November 11, 2020

No. 68: High Steam Quality

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Steam quality is the proportion of saturated steam (vapor) in a saturated condensate (liquid)/steam (vapor) mixture. A steam quality of 0 indicates 100% liquid (condensate), while a steam quality of 100 indicates 100% steam. One pound of steam with 95% steam and 5% of liquid entrainment has a steam quality of 0.95.

The measurements needed to obtain a steam quality measurement are temperature, pressure, and entrained liquid content. A high percentage (88% or more) of industrial steam systems use saturated steam for process applications. Saturated steam (meaning steam that is saturated with energy) is completely gaseous and contains no liquid.

The boiler operation uses chemical energy from a fuel source to deliver energy to the boiler water. Inside the boiler, liquid gains energy from the combustion process and changes state into saturated steam. Water enters the boiler at point A, and the water gains sensible energy (hf) to point B. The change of state is referenced as point B in Figure 1. As the saturated steam acquires more energy from the boiler combustion process, the steam achieves a high quality (moving left to right), as represented by points B to C. The increase in energy gained by the steam from points C to D goes toward the superheat of the vapor.

Figure 1. Relationship of Enthalpy and Temperature

A directly proportional relationship exists between temperature and pressure in saturated steam. This means that as the temperature increases, so does the pressure. As illustrated by the lines of constant pressure in Figure 1, more sensible energy (hf) is needed for water to transition from point A to point B and become a vapor.

When steam enters the process, the energy level goes from right to left as the process absorbs the energy from the steam.

1.1.      Why Steam Quality Is Important

Today’s manufacturing techniques of heat transfer and control and related standards are all dedicated to improving and providing the highest-quality product to the marketplace. To attain the highest quality, each manufactured component of the final product is inspected repeatedly and measured. This ensures that it meets the manufacturer’s and consumer’s expectations.

Steam plays a vital role in producing the final product; therefore, steam quality should be one of the main measurable points in creating a product in today’s manufacturing facilities. All heat transfer components (e.g., shell/tube, plate/frame, plate/coil, and tracing) base performance calculations on 100% steam quality, unless the manufacturer is informed by the end user that the steam quality is lower than 100%.

Unfortunately, steam quality is typically not monitored closely and is often assumed to be 100%. Therefore, issues that arise from poor steam quality are blamed on some other item in the system. Based on field documentation by Inveno Engineering Steam Team, a high percentage of steam systems are operating below acceptable steam quality levels.

1.2.      What Are the Effects of Steam Quality?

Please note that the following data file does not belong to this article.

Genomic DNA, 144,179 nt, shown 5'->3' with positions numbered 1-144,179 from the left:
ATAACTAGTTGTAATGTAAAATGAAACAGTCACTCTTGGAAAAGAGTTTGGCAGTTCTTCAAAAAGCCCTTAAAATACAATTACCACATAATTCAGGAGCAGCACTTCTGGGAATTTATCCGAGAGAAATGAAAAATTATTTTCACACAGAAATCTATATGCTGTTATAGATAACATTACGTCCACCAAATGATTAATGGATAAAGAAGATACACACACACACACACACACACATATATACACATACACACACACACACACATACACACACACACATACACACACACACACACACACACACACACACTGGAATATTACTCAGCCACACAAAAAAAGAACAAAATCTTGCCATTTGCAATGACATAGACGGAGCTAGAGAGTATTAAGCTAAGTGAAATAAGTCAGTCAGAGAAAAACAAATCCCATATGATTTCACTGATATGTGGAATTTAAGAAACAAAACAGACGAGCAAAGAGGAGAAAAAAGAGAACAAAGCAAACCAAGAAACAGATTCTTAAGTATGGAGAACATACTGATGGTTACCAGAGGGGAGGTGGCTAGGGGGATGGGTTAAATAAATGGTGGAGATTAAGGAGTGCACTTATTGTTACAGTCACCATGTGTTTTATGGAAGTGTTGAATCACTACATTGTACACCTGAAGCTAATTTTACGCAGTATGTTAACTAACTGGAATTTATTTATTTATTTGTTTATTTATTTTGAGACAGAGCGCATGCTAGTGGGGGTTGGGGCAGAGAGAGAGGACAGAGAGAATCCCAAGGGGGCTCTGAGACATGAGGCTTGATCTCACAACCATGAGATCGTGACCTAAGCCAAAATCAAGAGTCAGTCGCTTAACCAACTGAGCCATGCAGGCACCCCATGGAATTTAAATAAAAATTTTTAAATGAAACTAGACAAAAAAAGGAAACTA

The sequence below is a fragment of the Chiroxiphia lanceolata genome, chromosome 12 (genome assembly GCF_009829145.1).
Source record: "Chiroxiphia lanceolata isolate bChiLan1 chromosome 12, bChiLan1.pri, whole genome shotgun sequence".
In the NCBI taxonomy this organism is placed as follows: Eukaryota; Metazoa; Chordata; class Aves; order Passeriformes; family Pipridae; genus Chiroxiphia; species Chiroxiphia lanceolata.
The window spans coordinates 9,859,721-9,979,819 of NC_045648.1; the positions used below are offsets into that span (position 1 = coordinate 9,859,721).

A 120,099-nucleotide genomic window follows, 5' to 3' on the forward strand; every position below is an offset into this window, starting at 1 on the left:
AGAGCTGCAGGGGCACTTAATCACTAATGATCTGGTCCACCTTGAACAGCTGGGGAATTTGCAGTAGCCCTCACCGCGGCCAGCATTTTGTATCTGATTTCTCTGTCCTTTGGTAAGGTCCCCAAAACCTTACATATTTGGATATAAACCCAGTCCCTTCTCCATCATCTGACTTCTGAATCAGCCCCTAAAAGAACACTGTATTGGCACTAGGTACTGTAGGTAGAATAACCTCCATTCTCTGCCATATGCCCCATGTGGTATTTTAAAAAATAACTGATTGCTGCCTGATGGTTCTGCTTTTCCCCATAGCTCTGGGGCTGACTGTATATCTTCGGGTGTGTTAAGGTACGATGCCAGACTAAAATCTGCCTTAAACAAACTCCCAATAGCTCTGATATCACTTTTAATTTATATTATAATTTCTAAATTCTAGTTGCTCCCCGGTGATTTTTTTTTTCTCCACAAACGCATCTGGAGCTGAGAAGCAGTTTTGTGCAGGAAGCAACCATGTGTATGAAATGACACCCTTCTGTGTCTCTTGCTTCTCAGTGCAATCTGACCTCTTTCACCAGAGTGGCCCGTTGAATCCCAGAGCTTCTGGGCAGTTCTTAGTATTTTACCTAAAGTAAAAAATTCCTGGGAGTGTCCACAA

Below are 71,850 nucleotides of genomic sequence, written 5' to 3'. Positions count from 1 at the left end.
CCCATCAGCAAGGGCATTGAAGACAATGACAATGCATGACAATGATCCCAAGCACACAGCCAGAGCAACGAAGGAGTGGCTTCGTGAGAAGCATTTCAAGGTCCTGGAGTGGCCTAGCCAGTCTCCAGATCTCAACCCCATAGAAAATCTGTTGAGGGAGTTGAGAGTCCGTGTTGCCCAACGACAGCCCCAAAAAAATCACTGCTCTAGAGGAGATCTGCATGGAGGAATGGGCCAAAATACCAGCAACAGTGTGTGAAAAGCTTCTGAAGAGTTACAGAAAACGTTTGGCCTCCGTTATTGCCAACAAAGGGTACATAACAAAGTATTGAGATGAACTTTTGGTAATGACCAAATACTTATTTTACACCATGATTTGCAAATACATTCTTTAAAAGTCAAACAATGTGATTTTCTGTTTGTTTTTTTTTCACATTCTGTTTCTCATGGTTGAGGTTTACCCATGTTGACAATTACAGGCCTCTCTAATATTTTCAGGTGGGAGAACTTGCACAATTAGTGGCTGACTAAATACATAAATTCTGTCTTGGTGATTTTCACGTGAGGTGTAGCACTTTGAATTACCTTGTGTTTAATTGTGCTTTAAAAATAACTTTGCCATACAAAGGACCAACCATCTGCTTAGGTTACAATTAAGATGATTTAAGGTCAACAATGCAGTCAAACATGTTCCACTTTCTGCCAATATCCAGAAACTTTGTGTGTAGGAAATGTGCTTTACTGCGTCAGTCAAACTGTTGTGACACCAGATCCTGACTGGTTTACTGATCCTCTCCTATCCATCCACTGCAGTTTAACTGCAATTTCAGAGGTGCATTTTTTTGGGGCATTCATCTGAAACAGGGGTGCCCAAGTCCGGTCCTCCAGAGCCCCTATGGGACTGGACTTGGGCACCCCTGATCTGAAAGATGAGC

Low steam quality affects steam system operations in many ways. Here are four:

  1. Reduced heat transfer efficiency: The major problem with low steam quality is the effect on the heat transfer equipment and process. In some cases, low steam quality can reduce heat transfer efficiency by more than 65%. The liquid entrained in the steam has sensible energy (estimated at 16%, but varies with pressure), which has a significantly lower amount of energy than the steam vapor’s latent energy (94%). Therefore, less usable energy is being delivered to the steam process equipment.

Also, the additional liquid (low steam quality) collects on the wet surface of the heat exchanger, causing an additional buildup of a liquid, which reduces the ability of the steam’s latent energy to be transferred to the product.

  1. Premature valve failure: Liquid passing through steam control valves will erode the internals of the valves, causing premature failure.
  2. Internal turbine component failures: Liquid introduced with the steam in a saturated turbine operation will reduce the life expectancy of the internal components.
  3. Water hammer: Steam systems are usually not designed to accommodate the additional liquid in steam. Additional liquid creates the chance for water hammer to occur. Water hammer poses a safety risk and may cause premature failure in the steam system.


Figure 2. Acceptable Steam Quality

A true measurement of steam quality can be obtained from the use of a throttling calorimeter and Ganapathy’s steam plant calculations. Unfortunately, most industrial plants do not have the luxury or capability of doing the steam quality testing.

Another way to measure steam quality is by relying on the basics of steam. Saturated steam is a dry invisible gas and only becomes visible with entrained air or liquid. Therefore, opening a steam valve and allowing steam to be released into the atmosphere provides an estimate of the steam quality in the system. This is a steam quality test that all plants can conduct on a routine basis.

2.1.      Examples

Figure 2 indicates an acceptable steam quality. The discharge from the valve through the tube is almost invisible.

Figure 3. Unacceptable Steam Quality

Figure 3 shows the discharge from the valve off the steam line to be very visible, with liquid being discharged with the steam vapor.

The steam quality is not acceptable for the process.

Figure 4 shows the discharge from the valve off the steam line to be very visible, with liquid being discharged with the steam vapor.

Figure 4. Unacceptable Steam Quality

The steam quality is not acceptable for the process.


Figure 5. Steam Calorimeter Stand

The measuring device used to determine the moisture content of steam is called a steam calorimeter. However, it really does not measure the heat in the steam, so the name does not reflect the actual function of the measuring device. The first known name used was the “barrel calorimeter,” but the likelihood of error was so great that the device was totally abandoned. Modern calorimeters are generally either throttling or separator measuring devices.